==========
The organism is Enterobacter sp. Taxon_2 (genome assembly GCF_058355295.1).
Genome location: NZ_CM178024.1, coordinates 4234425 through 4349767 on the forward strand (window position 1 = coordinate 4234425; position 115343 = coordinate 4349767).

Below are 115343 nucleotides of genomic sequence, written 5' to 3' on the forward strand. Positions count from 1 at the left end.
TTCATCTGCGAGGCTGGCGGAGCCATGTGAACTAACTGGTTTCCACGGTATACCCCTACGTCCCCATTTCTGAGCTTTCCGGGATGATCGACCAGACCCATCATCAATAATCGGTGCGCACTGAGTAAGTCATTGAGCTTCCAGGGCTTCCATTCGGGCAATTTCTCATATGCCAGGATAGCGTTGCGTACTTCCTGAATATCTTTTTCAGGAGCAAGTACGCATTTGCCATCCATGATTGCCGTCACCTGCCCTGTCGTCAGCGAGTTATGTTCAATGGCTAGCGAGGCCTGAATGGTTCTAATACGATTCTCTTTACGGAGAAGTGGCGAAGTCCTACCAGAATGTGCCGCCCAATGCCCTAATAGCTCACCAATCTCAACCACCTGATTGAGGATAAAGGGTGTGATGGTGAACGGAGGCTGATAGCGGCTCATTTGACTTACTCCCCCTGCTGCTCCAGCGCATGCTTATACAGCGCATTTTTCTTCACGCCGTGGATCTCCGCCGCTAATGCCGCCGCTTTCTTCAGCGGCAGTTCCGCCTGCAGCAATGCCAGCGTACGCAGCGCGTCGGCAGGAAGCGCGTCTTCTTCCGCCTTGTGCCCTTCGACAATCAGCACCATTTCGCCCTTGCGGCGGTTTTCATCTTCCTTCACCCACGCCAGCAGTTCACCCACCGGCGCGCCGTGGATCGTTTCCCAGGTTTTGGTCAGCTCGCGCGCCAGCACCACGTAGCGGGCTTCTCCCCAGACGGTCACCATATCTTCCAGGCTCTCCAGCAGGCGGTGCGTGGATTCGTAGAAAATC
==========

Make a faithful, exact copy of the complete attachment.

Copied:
The organism is Enterobacter sp. Taxon_2 (genome assembly GCF_058355295.1).
Genome location: NZ_CM178024.1, coordinates 4234425 through 4349767 on the forward strand (window position 1 = coordinate 4234425; position 115343 = coordinate 4349767).

Below are 115343 nucleotides of genomic sequence, written 5' to 3' on the forward strand. Positions count from 1 at the left end.
TTCATCTGCGAGGCTGGCGGAGCCATGTGAACTAACTGGTTTCCACGGTATACCCCTACGTCCCCATTTCTGAGCTTTCCGGGATGATCGACCAGACCCATCATCAATAATCGGTGCGCACTGAGTAAGTCATTGAGCTTCCAGGGCTTCCATTCGGGCAATTTCTCATATGCCAGGATAGCGTTGCGTACTTCCTGAATATCTTTTTCAGGAGCAAGTACGCATTTGCCATCCATGATTGCCGTCACCTGCCCTGTCGTCAGCGAGTTATGTTCAATGGCTAGCGAGGCCTGAATGGTTCTAATACGATTCTCTTTACGGAGAAGTGGCGAAGTCCTACCAGAATGTGCCGCCCAATGCCCTAATAGCTCACCAATCTCAACCACCTGATTGAGGATAAAGGGTGTGATGGTGAACGGAGGCTGATAGCGGCTCATTTGACTTACTCCCCCTGCTGCTCCAGCGCATGCTTATACAGCGCATTTTTCTTCACGCCGTGGATCTCCGCCGCTAATGCCGCCGCTTTCTTCAGCGGCAGTTCCGCCTGCAGCAATGCCAGCGTACGCAGCGCGTCGGCAGGAAGCGCGTCTTCTTCCGCCTTGTGCCCTTCGACAATCAGCACCATTTCGCCCTTGCGGCGGTTTTCATCTTCCTTCACCCACGCCAGCAGTTCACCCACCGGCGCGCCGTGGATCGTTTCCCAGGTTTTGGTCAGCTCGCGCGCCAGCACCACGTAGCGGGCTTCTCCCCAGACGGTCACCATATCTTCCAGGCTCTCCAGCAGGCGGTGCGTGGATTCGTAGAAAATC